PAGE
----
Wednesday, September 24, 2008

ALASKA'S ABSENTEE GOVERNOR

Scott Lilly, Politico - Despite all of the discussion of Sarah Palin's performance as governor of Alaska, there has been little analysis of the simplest measure of performance: attendance. As Woody Allen said many years ago, "80 percent of success is just showing up."

The Washington Post recently reported that, in her first 19 months as governor, Palin billed the state of Alaska per diem charges for 312 days she spent at her home in Wasilla. Palin's staff has explained that it was appropriate to bill the state for expenses related to Palin staying in her own house because her "official duty station" was at the state capital of Juneau, where the governor's official office and mansion are located. But that argument raises a different question: How much time did that leave for her to spend at her "official duty station"?

Nineteen months totals 578 days, but after subtracting weekends and holidays, it is only about 397 workdays. Assuming Palin did not routinely bill the state for staying in her own home on weekends and holidays, she would have spent no more than 85 workdays in the state capital over the course of her 19 months in office, even if she traveled nowhere else in Alaska or outside of the state. That compares with 168 days that the Alaska Legislature was in session during the same period.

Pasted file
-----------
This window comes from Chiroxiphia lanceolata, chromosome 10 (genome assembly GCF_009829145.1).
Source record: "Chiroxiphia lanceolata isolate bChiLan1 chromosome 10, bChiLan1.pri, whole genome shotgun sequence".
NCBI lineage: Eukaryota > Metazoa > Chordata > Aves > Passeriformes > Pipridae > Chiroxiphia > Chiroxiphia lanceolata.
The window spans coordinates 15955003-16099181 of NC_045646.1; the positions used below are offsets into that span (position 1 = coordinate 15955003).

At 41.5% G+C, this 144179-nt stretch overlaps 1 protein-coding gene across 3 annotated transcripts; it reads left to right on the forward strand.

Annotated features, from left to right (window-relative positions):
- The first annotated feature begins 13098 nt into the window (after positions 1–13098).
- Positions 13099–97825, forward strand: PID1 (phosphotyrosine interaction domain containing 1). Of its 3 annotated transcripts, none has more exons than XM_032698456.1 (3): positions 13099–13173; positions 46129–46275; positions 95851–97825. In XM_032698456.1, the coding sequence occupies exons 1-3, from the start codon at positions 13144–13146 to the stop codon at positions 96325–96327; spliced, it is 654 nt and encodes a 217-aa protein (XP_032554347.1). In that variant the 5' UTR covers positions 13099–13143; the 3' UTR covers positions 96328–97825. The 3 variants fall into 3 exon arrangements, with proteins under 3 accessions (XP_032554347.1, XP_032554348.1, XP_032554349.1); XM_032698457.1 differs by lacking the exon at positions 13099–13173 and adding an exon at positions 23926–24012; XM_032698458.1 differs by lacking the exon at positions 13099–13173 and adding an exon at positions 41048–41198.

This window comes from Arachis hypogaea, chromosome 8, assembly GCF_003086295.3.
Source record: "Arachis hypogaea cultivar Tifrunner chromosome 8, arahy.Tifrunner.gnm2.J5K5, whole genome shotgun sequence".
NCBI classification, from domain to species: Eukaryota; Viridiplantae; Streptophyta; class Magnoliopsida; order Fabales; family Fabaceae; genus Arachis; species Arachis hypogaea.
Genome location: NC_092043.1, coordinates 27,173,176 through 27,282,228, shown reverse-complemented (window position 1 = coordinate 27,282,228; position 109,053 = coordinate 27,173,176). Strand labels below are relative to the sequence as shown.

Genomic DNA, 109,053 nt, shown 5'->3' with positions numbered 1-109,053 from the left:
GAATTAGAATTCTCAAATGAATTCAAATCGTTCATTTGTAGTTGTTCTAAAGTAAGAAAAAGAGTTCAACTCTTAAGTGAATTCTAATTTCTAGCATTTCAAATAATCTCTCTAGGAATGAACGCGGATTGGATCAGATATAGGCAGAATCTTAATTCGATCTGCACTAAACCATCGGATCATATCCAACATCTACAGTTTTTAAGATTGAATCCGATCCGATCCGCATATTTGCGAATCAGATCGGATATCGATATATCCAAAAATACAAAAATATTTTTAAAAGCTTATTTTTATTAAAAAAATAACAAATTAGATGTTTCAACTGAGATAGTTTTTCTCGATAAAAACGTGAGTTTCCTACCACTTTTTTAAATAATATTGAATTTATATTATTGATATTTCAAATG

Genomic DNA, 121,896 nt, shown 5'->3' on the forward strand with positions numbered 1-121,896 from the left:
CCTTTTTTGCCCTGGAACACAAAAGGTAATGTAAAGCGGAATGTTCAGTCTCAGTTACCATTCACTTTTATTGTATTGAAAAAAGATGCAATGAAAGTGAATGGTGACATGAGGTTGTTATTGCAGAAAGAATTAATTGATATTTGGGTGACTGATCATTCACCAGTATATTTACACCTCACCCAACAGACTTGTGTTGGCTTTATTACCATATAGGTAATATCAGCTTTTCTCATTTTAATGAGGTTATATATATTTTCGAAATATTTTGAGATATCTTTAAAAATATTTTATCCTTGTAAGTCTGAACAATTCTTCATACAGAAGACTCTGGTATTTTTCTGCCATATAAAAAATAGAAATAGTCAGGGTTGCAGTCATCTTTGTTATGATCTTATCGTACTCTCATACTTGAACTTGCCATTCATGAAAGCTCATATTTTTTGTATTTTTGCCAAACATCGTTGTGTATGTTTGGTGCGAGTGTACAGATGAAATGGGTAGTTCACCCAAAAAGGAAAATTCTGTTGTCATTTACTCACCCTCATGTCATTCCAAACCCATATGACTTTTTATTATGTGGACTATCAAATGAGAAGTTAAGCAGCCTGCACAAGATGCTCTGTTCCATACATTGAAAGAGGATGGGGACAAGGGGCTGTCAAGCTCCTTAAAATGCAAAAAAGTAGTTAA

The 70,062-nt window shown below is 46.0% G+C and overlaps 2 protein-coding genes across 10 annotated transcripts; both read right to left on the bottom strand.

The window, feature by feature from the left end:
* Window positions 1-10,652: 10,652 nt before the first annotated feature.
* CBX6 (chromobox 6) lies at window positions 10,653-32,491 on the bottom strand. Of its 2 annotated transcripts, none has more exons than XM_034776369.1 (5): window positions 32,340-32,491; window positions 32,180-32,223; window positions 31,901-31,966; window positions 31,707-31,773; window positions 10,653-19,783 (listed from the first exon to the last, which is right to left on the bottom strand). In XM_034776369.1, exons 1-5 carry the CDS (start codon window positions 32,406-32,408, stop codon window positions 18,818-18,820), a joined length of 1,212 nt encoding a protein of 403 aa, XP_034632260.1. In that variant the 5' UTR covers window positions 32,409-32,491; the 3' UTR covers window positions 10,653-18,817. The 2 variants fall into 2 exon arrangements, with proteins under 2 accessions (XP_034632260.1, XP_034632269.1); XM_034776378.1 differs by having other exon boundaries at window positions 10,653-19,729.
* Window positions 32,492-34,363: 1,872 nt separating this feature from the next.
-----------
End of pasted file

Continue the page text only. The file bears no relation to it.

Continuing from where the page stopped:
One of the state's leading papers, the Juneau Empire, described her attendance like this:

"Palin has spent little time in Juneau, rarely coming to the state capital except when the Legislature was in session, and sometimes not even then. During a recent special session called by Palin herself, she faced criticism from several legislators for not showing up personally to push for her agenda. Someone at the Capitol even printed up buttons asking, 'Where's Sarah?'". . .

One member told the Juneau Empire, "At a time when [Palin's] leadership was truly needed, we didn't know where she was."

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